Pakistan may struggle to restructure dollar bonds: Report

According to a report from FinancialTimes, there could be a big problem in the option to restructure one of Pakistan’s near-maturity dollar bonds, and the culprit is the issuing authority of that bond itself. The report states that in order to restructure any foreign currency bond, a onerous or extraordinary resolution must be passed by the issuer. This resolution requires a vote of the bondholders, after which, if a certain threshold of voters is reached, the resolution is adopted.

The report indicates that as of 2003, this threshold was maintained at 75%. In fact, for most bonds issued in 2014, when this particular bond was issued, this threshold was maintained at 66% or lower, which reduces the risk of default in the event of a lock-up. Since there was no penalty for maintaining this lower threshold, countries and entities maintained this low threshold to save their future interests. The Pakistani issuing authorities, on the other hand, showed complete misunderstanding of the market, keeping the requirement to pass an onerous resolution at 90%.

And that’s not all that’s wrong with this link. The report goes on to explain how there is another snag in the definition of voters. It defines an extraordinary resolution as “a resolution duly passed by at least 90% of the votes cast”. as opposed to “threshold in proportion to the aggregate principal amount”. This means that someone with as little as $1,000 bail can affect the restructuring process as much as someone with $100 million.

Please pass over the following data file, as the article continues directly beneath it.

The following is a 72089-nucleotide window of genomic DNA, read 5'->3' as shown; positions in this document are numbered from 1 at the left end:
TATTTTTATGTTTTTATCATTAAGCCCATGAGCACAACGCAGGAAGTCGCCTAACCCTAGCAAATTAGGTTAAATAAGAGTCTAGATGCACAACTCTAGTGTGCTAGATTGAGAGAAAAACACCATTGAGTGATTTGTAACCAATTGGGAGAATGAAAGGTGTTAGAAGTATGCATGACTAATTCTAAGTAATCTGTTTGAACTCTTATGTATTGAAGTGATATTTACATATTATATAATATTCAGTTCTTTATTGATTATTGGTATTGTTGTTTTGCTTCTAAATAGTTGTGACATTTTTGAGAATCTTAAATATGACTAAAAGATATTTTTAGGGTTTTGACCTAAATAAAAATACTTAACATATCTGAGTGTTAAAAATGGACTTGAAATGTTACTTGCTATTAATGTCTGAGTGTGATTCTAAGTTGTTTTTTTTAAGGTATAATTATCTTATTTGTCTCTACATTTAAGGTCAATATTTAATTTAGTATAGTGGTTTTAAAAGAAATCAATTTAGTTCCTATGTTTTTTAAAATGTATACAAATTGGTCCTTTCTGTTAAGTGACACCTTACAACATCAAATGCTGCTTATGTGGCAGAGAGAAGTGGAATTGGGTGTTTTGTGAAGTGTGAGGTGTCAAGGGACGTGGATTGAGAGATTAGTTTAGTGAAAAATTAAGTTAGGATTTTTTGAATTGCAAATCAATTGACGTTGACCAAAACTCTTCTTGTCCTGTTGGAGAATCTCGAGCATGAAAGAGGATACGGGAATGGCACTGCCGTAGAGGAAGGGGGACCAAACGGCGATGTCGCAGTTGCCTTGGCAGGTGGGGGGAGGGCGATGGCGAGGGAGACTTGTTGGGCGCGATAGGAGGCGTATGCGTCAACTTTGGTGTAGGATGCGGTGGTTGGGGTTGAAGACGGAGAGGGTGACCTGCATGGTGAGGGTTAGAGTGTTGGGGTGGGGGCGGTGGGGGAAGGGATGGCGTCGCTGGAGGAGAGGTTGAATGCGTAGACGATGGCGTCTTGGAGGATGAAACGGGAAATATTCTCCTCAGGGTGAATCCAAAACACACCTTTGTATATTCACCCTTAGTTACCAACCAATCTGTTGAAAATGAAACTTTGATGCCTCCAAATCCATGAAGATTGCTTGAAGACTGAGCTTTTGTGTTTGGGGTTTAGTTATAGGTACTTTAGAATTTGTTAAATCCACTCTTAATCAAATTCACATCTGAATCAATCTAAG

Pakistan, which has faced the worst forms of flooding over the past year, needs more than its $7.4 billion debt repayments in reserve to keep the country afloat . To that end, Pakistan may have to restructure most of its debt in the current year and possibly next year. The report suggests that due to these devastating floods, Pakistan may also need to restructure its sovereign debts. Even though Pakistan’s sovereign or commercial debt (mostly foreign currency bonds) represents less than 16% of Pakistan’s total debt, the likelihood of a country declaring sovereign default is highest for this particular form of debt.

The report goes on to reveal that another of Pakistan’s dollar bonds, namely the 2036 dollar bond, amounting to $300 million, also has the same 90% voting threshold requirement. . Although, because the agency agreement for this last obligation is not available, it certainly cannot be argued that it also has the individual “cast votes” clause or not.

Most Pakistani dollar bonds trade at less than 60% of face value. A bond of this nature available at such a discount, which amounts to a billion dollars, according to FT, will not be difficult for a circumspect group to hoard enough of it, so that it can block the vote of restructuring. So, when the time comes, this very bond can open the doors for a heist for Pakistan and no one can be blamed except the issuer itself.